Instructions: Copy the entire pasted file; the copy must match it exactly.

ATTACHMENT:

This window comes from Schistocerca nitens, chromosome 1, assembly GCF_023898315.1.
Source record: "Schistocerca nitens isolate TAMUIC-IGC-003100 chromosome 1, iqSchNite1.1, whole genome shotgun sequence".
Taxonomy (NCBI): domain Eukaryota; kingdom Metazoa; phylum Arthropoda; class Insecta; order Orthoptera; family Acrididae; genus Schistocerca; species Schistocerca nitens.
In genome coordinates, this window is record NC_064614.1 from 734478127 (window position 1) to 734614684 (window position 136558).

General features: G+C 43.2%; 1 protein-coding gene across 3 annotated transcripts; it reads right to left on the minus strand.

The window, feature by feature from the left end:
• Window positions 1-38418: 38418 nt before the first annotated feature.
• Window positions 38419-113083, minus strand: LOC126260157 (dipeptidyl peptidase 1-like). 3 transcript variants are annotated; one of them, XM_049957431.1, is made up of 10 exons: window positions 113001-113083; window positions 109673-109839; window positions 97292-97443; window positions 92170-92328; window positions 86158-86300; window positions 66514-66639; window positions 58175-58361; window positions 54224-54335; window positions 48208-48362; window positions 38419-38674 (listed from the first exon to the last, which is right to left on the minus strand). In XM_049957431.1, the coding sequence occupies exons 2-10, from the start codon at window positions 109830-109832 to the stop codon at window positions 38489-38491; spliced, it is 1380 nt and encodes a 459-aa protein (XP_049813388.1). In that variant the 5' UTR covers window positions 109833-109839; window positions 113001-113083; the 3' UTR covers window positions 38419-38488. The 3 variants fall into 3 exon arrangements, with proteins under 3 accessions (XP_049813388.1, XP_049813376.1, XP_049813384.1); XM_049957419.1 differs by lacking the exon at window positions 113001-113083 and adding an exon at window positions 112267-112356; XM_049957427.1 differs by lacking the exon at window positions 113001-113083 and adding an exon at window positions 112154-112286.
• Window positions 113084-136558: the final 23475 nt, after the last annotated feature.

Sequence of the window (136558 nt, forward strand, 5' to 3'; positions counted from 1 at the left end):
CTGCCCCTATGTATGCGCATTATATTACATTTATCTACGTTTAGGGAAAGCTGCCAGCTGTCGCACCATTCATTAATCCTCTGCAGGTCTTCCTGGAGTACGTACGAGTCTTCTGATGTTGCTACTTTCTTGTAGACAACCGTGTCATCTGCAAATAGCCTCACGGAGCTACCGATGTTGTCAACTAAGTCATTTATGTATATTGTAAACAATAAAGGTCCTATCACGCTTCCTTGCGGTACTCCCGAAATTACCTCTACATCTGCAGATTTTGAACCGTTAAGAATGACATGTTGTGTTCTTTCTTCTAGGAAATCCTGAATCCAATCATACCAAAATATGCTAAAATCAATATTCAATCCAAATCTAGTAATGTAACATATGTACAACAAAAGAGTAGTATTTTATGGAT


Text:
This window comes from Schistocerca nitens, chromosome 1, assembly GCF_023898315.1.
Source record: "Schistocerca nitens isolate TAMUIC-IGC-003100 chromosome 1, iqSchNite1.1, whole genome shotgun sequence".
Taxonomy (NCBI): domain Eukaryota; kingdom Metazoa; phylum Arthropoda; class Insecta; order Orthoptera; family Acrididae; genus Schistocerca; species Schistocerca nitens.
In genome coordinates, this window is record NC_064614.1 from 734478127 (window position 1) to 734614684 (window position 136558).

General features: G+C 43.2%; 1 protein-coding gene across 3 annotated transcripts; it reads right to left on the minus strand.

The window, feature by feature from the left end:
• Window positions 1-38418: 38418 nt before the first annotated feature.
• Window positions 38419-113083, minus strand: LOC126260157 (dipeptidyl peptidase 1-like). 3 transcript variants are annotated; one of them, XM_049957431.1, is made up of 10 exons: window positions 113001-113083; window positions 109673-109839; window positions 97292-97443; window positions 92170-92328; window positions 86158-86300; window positions 66514-66639; window positions 58175-58361; window positions 54224-54335; window positions 48208-48362; window positions 38419-38674 (listed from the first exon to the last, which is right to left on the minus strand). In XM_049957431.1, the coding sequence occupies exons 2-10, from the start codon at window positions 109830-109832 to the stop codon at window positions 38489-38491; spliced, it is 1380 nt and encodes a 459-aa protein (XP_049813388.1). In that variant the 5' UTR covers window positions 109833-109839; window positions 113001-113083; the 3' UTR covers window positions 38419-38488. The 3 variants fall into 3 exon arrangements, with proteins under 3 accessions (XP_049813388.1, XP_049813376.1, XP_049813384.1); XM_049957419.1 differs by lacking the exon at window positions 113001-113083 and adding an exon at window positions 112267-112356; XM_049957427.1 differs by lacking the exon at window positions 113001-113083 and adding an exon at window positions 112154-112286.
• Window positions 113084-136558: the final 23475 nt, after the last annotated feature.

Sequence of the window (136558 nt, forward strand, 5' to 3'; positions counted from 1 at the left end):
CTGCCCCTATGTATGCGCATTATATTACATTTATCTACGTTTAGGGAAAGCTGCCAGCTGTCGCACCATTCATTAATCCTCTGCAGGTCTTCCTGGAGTACGTACGAGTCTTCTGATGTTGCTACTTTCTTGTAGACAACCGTGTCATCTGCAAATAGCCTCACGGAGCTACCGATGTTGTCAACTAAGTCATTTATGTATATTGTAAACAATAAAGGTCCTATCACGCTTCCTTGCGGTACTCCCGAAATTACCTCTACATCTGCAGATTTTGAACCGTTAAGAATGACATGTTGTGTTCTTTCTTCTAGGAAATCCTGAATCCAATCATACCAAAATATGCTAAAATCAATATTCAATCCAAATCTAGTAATGTAACATATGTACAACAAAAGAGTAGTATTTTATGGAT